November 4, 2021 | Chelsea Coffin

District Links: Robert White makes his mayoral bid official; new report delves into why DC families leave public schools; and more | The DC Line

“Parents who move their children from D.C. public schools to surrounding jurisdictions cite school quality and housing affordability as major contributing factors to leaving — but what makes a quality school varies widely by household, a new report out today by the D.C. Policy Center found. 

October 13, 2021 | D.C. Policy Center

Why some parents leave D.C. public schools | Axios D.C.

On October 13, 2021, the D.C. Policy Center’s report, Exit & voice: Perceptions of the District’s public schools among stayers and Leavers, was cited by Axios D.C.: Parents who move their children from D.C. public schools to surrounding jurisdictions cite school quality and housing affordability as major contributing factors to leaving —…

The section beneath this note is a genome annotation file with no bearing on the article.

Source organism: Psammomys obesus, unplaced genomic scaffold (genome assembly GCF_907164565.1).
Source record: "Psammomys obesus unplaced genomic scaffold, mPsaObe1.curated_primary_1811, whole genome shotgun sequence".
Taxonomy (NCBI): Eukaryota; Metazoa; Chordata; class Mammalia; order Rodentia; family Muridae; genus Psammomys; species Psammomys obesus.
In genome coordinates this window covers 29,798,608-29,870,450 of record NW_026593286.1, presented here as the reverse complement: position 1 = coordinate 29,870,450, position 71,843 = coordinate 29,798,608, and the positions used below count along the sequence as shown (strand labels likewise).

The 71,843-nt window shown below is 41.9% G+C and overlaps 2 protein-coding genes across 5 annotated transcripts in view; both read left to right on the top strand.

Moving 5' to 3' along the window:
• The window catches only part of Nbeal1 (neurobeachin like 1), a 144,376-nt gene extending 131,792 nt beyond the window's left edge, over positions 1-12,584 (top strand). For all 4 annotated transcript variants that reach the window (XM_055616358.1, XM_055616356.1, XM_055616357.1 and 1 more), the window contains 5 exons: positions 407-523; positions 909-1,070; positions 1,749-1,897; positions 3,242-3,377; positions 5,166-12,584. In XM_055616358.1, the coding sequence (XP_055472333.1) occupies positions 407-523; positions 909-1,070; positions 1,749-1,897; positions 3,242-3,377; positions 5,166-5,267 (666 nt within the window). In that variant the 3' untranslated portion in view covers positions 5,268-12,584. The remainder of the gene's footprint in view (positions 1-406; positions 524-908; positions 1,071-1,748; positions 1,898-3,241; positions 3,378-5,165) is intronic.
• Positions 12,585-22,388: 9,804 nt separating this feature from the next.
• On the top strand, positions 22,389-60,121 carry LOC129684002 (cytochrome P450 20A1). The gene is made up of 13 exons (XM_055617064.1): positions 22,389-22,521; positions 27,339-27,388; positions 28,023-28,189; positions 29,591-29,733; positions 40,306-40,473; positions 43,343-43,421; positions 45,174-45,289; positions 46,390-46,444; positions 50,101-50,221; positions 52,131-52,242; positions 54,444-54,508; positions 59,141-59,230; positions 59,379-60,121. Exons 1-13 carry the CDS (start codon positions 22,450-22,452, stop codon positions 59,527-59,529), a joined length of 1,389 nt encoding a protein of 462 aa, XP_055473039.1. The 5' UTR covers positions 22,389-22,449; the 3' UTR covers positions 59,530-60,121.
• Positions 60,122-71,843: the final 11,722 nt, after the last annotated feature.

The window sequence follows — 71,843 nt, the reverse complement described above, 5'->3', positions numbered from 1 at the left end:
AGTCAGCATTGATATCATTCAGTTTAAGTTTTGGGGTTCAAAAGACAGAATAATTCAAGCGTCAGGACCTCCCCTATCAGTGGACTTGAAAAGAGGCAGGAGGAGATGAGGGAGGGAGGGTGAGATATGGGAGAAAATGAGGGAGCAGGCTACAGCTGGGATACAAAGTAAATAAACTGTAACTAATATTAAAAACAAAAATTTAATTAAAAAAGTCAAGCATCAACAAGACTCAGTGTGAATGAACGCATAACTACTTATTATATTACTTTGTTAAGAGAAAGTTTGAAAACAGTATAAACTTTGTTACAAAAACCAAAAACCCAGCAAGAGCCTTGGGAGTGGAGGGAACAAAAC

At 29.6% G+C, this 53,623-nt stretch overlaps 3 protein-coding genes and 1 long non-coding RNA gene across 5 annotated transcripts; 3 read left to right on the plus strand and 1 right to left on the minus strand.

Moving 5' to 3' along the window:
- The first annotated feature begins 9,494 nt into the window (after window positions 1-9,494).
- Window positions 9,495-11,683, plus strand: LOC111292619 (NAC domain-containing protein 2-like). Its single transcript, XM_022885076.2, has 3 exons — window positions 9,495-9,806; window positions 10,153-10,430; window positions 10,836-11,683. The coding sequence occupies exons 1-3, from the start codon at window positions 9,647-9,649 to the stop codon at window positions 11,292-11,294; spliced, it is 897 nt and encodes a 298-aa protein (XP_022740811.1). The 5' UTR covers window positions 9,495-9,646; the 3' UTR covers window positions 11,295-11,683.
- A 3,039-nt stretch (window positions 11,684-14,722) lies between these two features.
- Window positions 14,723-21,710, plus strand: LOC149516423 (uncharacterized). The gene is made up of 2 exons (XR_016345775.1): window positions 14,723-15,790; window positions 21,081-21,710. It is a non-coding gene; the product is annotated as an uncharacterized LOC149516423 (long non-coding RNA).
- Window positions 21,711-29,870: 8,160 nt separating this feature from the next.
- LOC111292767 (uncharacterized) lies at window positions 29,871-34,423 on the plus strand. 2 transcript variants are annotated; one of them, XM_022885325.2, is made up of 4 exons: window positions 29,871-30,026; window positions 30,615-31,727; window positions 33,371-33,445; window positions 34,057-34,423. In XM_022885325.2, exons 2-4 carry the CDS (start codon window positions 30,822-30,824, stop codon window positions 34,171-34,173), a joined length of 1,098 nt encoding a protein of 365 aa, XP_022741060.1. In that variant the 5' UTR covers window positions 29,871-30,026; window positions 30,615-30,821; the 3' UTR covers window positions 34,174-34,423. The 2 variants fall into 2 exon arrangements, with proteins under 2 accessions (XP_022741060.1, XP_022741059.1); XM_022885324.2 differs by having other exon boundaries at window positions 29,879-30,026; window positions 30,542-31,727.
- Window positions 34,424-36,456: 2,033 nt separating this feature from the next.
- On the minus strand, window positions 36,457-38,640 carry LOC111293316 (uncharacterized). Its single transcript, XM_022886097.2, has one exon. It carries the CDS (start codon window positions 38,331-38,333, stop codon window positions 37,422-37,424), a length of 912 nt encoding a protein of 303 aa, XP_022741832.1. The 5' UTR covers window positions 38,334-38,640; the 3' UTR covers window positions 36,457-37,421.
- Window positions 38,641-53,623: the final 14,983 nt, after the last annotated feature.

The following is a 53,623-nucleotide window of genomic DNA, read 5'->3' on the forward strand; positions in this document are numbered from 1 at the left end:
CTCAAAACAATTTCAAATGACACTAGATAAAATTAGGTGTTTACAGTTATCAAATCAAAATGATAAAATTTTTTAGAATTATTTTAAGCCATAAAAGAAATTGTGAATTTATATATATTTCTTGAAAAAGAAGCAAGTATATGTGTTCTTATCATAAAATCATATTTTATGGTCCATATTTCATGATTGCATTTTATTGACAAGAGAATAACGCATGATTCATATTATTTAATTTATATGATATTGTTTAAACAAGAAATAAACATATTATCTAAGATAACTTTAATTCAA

October 13, 2021 | D.C. Policy Center

Morning links: Racine declines 2022 run | Axios D.C.

Parents who move their children from D.C. public schools to surrounding jurisdictions cite school quality and housing affordability as major contributing factors to leaving — but what makes a quality school varies widely by household, a new report out today by the D.C. Policy Center found. 

October 13, 2021 | D.C. Policy Center

Exit & Voice: Perceptions of the District’s public schools among stayers and leavers

Quick links Download this report in the original PDF format here. Access the 1-page report summary here. Download additional tables prepared with the survey data here in MS Excel format. View the launch event discussion recording here. Executive summary Enrollment in D.C.’s public schools had been steadily increasing since 2009 until the COVID-19 pandemic disrupted this…

October 13, 2021 | Chelsea Coffin, Yesim Sayin

11 charter schools in DC will give admissions preference to at-risk students | WTOP